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Holographic Putting:

Borrowed from Holographic Golf 


There are three static positions in your putting stroke. Because these positions are static, you can model them on best practice. Join them together for an easy-to-repeat back and forward action.

Published in 1993, Holographic Golf by Larry Miller has some of the best instruction that I have come across on the golf swing.

It should be recommended reading for every golf teacher and student. 

I have used this concept and applied it to Putting.

Larry Miller

Larry Miller, a former Tour professional, describes how in the golf swing there are three static positions. If the student can get correctly into each of these positions, everything else in the swing will take care of itself.

He reasons that the golf swing moves too fast for the mind to alter it once it is in motion. If your static positions are of poor quality, there is little chance of you achieving a good shot.

The same concept of the interconnectedness of the golf swing can be applied to your putting stroke.

Putting Stroke

The putting stroke, like the full swing, has three static positions when your putter is not in motion. They are:

  1. Your setup at address,
  2. The top of your backstroke just prior to the start of your downstroke,
  3. The completion of your follow-through past impact.

Each of these positions are connected in both your full swing and your putting stroke. Each prior position affects the position that follows it.

For example, if the top of your backstroke is off plane, you will have to make a compensatory adjustment in your downstroke to bring it back on plane.

Holographic Putting

Fortunately in Holographic Putting the putting stroke is much slower and shorter than the full swing. It is therefore possible to make mid-stroke adjustments. But this only makes your putting stroke more difficult than it should be.

Your objective in putting should be to achieve a simple, easy-to-repeat stroke without any compensations. This will give you day-to-day consistency.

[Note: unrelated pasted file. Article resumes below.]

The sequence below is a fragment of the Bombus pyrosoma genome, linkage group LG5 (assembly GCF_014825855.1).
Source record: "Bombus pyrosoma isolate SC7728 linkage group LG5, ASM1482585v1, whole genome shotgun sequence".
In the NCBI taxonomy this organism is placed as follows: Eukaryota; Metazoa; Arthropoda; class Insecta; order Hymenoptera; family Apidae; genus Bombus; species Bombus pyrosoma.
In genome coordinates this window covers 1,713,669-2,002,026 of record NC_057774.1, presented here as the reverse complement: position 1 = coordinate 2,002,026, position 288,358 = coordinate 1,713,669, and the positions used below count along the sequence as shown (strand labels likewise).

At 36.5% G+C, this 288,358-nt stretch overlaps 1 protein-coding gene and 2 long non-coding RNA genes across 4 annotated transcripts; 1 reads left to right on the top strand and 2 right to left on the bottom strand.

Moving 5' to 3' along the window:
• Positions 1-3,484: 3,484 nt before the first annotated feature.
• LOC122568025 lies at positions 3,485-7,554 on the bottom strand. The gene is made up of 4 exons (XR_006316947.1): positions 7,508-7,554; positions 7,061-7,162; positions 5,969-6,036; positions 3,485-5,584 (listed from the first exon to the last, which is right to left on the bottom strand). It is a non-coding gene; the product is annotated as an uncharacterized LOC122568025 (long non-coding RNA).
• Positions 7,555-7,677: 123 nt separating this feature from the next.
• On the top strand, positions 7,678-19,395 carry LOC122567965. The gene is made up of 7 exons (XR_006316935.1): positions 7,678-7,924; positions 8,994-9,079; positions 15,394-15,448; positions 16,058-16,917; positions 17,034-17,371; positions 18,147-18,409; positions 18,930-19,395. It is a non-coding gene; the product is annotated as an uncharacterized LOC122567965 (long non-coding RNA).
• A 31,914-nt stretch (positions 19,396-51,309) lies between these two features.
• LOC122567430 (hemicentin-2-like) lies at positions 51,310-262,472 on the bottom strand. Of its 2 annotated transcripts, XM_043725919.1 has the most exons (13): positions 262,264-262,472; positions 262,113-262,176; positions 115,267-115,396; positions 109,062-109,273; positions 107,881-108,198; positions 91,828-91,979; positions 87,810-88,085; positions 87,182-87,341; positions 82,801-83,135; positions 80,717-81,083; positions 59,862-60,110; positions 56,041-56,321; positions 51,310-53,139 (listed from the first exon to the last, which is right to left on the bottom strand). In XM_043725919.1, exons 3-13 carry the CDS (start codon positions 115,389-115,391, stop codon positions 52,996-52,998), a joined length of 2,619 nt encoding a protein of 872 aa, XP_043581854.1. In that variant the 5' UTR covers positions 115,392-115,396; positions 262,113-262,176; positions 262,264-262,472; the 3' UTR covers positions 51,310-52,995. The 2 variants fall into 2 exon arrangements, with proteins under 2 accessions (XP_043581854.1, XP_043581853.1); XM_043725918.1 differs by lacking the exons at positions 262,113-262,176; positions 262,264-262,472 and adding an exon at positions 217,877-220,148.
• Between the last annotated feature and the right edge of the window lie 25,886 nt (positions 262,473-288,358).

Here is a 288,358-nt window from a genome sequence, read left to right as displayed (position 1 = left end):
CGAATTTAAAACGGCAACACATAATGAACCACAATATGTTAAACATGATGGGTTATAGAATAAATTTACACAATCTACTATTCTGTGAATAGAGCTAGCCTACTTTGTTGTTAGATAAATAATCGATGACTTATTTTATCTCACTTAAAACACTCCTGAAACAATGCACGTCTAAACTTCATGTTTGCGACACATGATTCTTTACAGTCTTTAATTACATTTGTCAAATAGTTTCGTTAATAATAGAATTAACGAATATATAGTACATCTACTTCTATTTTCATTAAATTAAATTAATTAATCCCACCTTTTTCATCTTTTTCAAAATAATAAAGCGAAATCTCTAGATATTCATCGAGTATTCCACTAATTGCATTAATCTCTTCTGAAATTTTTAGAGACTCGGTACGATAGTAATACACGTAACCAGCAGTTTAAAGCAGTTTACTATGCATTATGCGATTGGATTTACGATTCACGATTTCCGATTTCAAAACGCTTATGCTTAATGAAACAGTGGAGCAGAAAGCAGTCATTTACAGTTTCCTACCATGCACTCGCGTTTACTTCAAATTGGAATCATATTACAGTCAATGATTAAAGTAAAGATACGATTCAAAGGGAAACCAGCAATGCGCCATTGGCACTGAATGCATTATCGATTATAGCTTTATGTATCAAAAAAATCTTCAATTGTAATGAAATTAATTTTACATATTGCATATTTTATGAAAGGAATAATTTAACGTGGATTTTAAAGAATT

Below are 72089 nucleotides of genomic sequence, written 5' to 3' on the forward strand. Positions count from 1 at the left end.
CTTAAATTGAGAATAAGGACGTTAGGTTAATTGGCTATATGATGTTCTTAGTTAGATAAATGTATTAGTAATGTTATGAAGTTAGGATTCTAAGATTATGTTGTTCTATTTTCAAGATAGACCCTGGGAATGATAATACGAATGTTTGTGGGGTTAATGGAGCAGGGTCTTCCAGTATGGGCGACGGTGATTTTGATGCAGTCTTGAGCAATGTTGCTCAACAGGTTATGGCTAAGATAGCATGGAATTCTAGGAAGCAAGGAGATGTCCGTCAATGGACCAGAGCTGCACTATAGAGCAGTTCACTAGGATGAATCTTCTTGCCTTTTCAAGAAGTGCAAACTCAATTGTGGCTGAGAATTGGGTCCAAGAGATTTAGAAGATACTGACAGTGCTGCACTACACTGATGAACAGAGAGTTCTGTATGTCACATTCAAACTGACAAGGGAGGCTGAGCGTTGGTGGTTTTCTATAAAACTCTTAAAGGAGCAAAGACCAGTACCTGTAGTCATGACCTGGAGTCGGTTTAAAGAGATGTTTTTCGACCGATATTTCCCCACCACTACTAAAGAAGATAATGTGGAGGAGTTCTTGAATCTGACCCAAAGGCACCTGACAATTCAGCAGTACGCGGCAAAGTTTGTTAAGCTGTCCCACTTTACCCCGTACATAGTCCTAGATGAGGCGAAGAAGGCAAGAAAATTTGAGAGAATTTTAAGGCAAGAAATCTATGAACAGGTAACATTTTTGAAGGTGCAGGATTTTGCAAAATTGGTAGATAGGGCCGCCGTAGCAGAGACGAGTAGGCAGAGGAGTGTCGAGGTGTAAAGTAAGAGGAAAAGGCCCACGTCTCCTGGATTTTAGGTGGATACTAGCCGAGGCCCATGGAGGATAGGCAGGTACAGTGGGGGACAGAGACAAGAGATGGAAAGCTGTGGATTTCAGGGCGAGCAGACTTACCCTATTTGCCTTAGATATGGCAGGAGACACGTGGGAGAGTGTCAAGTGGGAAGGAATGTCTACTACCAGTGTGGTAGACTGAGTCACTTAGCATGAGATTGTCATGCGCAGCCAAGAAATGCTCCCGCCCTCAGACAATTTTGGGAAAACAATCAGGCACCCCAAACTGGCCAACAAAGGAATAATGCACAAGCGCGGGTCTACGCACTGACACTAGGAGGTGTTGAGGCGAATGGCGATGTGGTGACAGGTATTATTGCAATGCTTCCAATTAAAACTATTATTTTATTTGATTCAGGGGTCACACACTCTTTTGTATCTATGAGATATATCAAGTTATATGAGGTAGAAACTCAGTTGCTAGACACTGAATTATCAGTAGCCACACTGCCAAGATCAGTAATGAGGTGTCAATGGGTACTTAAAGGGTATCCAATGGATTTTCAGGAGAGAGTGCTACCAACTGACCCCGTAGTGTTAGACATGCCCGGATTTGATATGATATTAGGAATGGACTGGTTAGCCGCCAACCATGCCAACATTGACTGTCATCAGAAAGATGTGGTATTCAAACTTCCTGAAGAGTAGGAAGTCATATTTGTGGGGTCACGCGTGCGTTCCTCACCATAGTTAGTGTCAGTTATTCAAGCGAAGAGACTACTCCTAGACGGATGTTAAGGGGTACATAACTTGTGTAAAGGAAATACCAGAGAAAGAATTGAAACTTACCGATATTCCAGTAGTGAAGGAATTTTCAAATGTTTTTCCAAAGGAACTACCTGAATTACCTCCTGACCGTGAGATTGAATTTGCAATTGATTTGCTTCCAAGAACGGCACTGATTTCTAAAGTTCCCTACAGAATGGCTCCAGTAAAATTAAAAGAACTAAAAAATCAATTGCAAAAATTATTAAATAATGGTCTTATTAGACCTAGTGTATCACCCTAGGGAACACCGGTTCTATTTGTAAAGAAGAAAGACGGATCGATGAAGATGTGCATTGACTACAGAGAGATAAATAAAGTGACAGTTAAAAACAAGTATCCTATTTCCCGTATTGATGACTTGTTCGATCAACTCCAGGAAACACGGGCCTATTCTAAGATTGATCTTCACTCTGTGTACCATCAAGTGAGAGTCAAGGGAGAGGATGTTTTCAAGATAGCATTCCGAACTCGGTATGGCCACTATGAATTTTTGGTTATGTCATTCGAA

• Static Position 1.

    Good fundamentals essentially relate to a sound setup at address in terms of posture, stance, grip, alignment and ball position. Everyone should be able to model a correct setup as it doesn't require any athleticism.

  • Static Position 2.

    The top of the backstroke typically sees the position of the putter slightly inside the aimline (target line), but remaining on plane. In other words there has been no manipulation of the putterface by your hands and arms. Again it is possible to model this static position.

  • Static Position 3.

    The third static position is just past impact. This is the most important of the three positions. Here your putterface should still be square to your aimline. It should neither be open nor closed. Once again you should be able to model this position.

Practice Drill

A number of golfers find it difficult to hold their finish through impact before allowing their putter to swing back inside. Because they either steer their putter or close the putterface by rotating their shoulders to visually chase their putt, they fail to achieve a good third static position.

There is a practice drill that emphasises the follow-through. In this drill you line up your putt and then without a backstroke you push the ball towards the hole.

On a short straight putt the only way you will be able to hole the putt consistently is by maintaining your putterface at right angles to your aimline.

You do this essentially by riding your left shoulder vertically up rather than rotating it backwards around your body.


In summary, to putt consistently you should consider embracing the concept of Holographic Putting. When each of the three static positions is sound, you will be able to put a great stroke on your ball.

Putting can be as simple as:

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Image Source
1 = www.thriftbooks.com
2 = www.liverpoolacoustic.co.uk

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